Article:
SAirfix Humbrol’s 1/72 “E” Boat.

John Symmons

977 posts

Airfix Humbrol’s 1/72  “E” Boat.



After all the "wingy" things I decided for a change of pace with an Airfix 1/72 scale E-Boat. I’ve always wanted to build one of these ever since they first came out in the early 1970’s, as they fitted in nicely with the 1/72 aircraft. When the “E” Boat came out my mind was made up, but at that time I had other things on my mind.  Then in about 2005 I saw the Humbrol release in a local model shop and at R 400 thought it a bargain. My original idea was a sort of diorama with a Fieseler Fi 156 Storch Opel Blitz truck at some fictions jetty. This has now given way to a simple sea scape with he E Boat modelled as a water-line model.


This kit is imprinted as 1975 and the instructions as a Humbrol Product 1989. The model is quite large being nearly 18 inches long and the kit having almost 300 parts. It is offered in both water-line mode and full hull with the usual Airfix stand. The sprues came bundled together in one large plastic bag with the clear parts in a separate bag with the rest. All the parts are numbered, but no numbering diagram is supplied. This is a huge problem as the numbering system seems to resemble a random numbering sequence; like parts number 46 & 47 are next to each other, but numbers 48 & 49 which are needed to complete the sub-assembly are on completely different sprues & the sprues are huge. If you try this kit you’re going to spent quite some time searching for parts, and on mine numerous parts had become detached from the sprues Which didn't help. The clear parts are very good being very clear and with quite thin surrounds, and if you wish to detail the bridge the surrounds being easily removed so the windows fit the window frames flush.


When I opened the box I saw I’d already started it by gluing the two halves of the hull together together with the stern transom. the fit being far from perfect, the stern was OK but the bow was so far off that I’d left it un-glued. The bow was first glued up with plenty of heavy duty clamps and loads of forcing to make the bow fit as best I could, and left to really set solid. I usually don't like using clamp as it's all too easy to warp parts even more, but in this case I had no option. Next came the one piece deck and again the stern was OK but the bow was out about 2 or 3 mm. Loads of sanding, more clamps, and I some-how got it to fit, sort-of. But with some large gaps especially around the torpedo cut-outs. I’m not really one who likes using fillers especially for such large gaps, so I used stretched sprue and liquid cement to fill the gaps, being able to burnish the sprue pieces into the gaps to help save sanding later. The bow opened up again when the deck was finally filled so that gap was also filled with sprue and sanded to shape. All-in-all it came out looking quite good, but it didn’t bode well for the rest of the parts fitting as they should.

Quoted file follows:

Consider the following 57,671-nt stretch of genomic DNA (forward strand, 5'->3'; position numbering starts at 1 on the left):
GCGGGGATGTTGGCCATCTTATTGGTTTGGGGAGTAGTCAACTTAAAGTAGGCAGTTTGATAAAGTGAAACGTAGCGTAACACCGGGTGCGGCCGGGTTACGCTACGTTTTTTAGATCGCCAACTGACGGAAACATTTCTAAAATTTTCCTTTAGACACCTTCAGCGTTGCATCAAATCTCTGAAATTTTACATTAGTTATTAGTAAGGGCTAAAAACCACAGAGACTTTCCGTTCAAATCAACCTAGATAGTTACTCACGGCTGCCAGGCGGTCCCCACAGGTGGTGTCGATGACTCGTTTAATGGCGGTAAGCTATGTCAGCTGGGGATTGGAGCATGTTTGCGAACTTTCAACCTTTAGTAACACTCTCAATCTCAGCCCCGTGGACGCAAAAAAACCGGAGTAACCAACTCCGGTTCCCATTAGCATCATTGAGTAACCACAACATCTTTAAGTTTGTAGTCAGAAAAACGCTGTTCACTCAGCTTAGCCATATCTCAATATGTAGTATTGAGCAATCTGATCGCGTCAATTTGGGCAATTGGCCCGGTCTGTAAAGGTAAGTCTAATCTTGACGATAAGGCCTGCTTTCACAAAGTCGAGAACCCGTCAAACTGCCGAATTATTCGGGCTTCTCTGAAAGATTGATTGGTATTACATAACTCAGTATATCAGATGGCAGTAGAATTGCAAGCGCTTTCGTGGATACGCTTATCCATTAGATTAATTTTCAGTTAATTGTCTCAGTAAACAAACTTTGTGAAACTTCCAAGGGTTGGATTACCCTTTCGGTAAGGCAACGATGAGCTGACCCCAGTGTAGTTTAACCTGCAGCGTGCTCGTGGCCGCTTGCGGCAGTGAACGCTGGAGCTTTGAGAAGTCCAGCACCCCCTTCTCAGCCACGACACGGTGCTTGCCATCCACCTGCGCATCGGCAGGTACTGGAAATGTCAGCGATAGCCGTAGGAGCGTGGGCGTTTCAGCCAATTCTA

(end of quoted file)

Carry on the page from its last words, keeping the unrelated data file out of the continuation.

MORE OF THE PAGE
When I was happy with the hull & deck I added a few of the deck fittings that needed painting the same colour as the deck such as the torpedo mounts and brackets and the break-water, all of which fitted with-out any problems, which sort-of gave me faith that the fit problems were confined to the hull.


That’s it for now I’ll post more as the build progresses. Just a few shots of the repaired bow and some of the hull to show the size of this thing.



Starboard side repaired this side fitted the better of the two.



Port side. This side needed several goes at filling the gap as I'm sure yo can see.



The bow with repaired port side gap.


The hull with some fittings assembled. Those tall vent things on the stern are just pushed on; not glued.


This is to showthe size compared with Airfix's Ju 87 & Me 109E.


Again another for size with the 600th scale KG V and the Graff Spee hulls.


Remember we do this for fun                                  John the Pom


1214 posts